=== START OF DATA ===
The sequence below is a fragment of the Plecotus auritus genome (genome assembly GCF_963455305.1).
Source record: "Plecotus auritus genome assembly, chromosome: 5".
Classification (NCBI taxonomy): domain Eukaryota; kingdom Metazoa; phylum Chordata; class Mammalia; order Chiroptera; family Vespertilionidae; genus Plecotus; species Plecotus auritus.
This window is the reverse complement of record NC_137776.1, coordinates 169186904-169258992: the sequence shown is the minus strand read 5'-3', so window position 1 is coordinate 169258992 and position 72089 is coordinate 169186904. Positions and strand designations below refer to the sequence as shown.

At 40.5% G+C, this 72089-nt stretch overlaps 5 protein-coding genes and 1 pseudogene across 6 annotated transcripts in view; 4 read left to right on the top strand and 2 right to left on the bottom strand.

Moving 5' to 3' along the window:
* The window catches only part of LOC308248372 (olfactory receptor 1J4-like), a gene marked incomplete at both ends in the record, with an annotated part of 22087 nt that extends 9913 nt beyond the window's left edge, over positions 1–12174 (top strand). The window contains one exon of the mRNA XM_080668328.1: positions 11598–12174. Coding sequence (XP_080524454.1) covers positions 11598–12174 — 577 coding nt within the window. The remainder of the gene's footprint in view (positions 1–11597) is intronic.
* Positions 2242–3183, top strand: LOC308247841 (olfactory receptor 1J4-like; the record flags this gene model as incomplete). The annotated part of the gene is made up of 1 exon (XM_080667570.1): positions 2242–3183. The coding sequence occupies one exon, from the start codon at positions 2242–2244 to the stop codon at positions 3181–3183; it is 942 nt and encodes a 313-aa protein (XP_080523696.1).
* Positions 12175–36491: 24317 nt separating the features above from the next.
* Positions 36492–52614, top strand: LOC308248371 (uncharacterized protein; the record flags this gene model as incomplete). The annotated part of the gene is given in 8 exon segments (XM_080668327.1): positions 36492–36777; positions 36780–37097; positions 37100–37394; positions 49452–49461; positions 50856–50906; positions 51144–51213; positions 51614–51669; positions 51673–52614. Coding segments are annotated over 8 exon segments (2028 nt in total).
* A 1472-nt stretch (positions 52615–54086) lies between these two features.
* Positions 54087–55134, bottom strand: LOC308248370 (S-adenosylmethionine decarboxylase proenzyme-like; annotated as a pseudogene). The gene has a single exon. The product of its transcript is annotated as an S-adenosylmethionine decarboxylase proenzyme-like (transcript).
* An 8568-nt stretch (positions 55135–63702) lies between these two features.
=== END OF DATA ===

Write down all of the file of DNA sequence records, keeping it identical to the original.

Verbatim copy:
The sequence below is a fragment of the Plecotus auritus genome (genome assembly GCF_963455305.1).
Source record: "Plecotus auritus genome assembly, chromosome: 5".
Classification (NCBI taxonomy): domain Eukaryota; kingdom Metazoa; phylum Chordata; class Mammalia; order Chiroptera; family Vespertilionidae; genus Plecotus; species Plecotus auritus.
This window is the reverse complement of record NC_137776.1, coordinates 169186904-169258992: the sequence shown is the minus strand read 5'-3', so window position 1 is coordinate 169258992 and position 72089 is coordinate 169186904. Positions and strand designations below refer to the sequence as shown.

At 40.5% G+C, this 72089-nt stretch overlaps 5 protein-coding genes and 1 pseudogene across 6 annotated transcripts in view; 4 read left to right on the top strand and 2 right to left on the bottom strand.

Moving 5' to 3' along the window:
* The window catches only part of LOC308248372 (olfactory receptor 1J4-like), a gene marked incomplete at both ends in the record, with an annotated part of 22087 nt that extends 9913 nt beyond the window's left edge, over positions 1–12174 (top strand). The window contains one exon of the mRNA XM_080668328.1: positions 11598–12174. Coding sequence (XP_080524454.1) covers positions 11598–12174 — 577 coding nt within the window. The remainder of the gene's footprint in view (positions 1–11597) is intronic.
* Positions 2242–3183, top strand: LOC308247841 (olfactory receptor 1J4-like; the record flags this gene model as incomplete). The annotated part of the gene is made up of 1 exon (XM_080667570.1): positions 2242–3183. The coding sequence occupies one exon, from the start codon at positions 2242–2244 to the stop codon at positions 3181–3183; it is 942 nt and encodes a 313-aa protein (XP_080523696.1).
* Positions 12175–36491: 24317 nt separating the features above from the next.
* Positions 36492–52614, top strand: LOC308248371 (uncharacterized protein; the record flags this gene model as incomplete). The annotated part of the gene is given in 8 exon segments (XM_080668327.1): positions 36492–36777; positions 36780–37097; positions 37100–37394; positions 49452–49461; positions 50856–50906; positions 51144–51213; positions 51614–51669; positions 51673–52614. Coding segments are annotated over 8 exon segments (2028 nt in total).
* A 1472-nt stretch (positions 52615–54086) lies between these two features.
* Positions 54087–55134, bottom strand: LOC308248370 (S-adenosylmethionine decarboxylase proenzyme-like; annotated as a pseudogene). The gene has a single exon. The product of its transcript is annotated as an S-adenosylmethionine decarboxylase proenzyme-like (transcript).
* An 8568-nt stretch (positions 55135–63702) lies between these two features.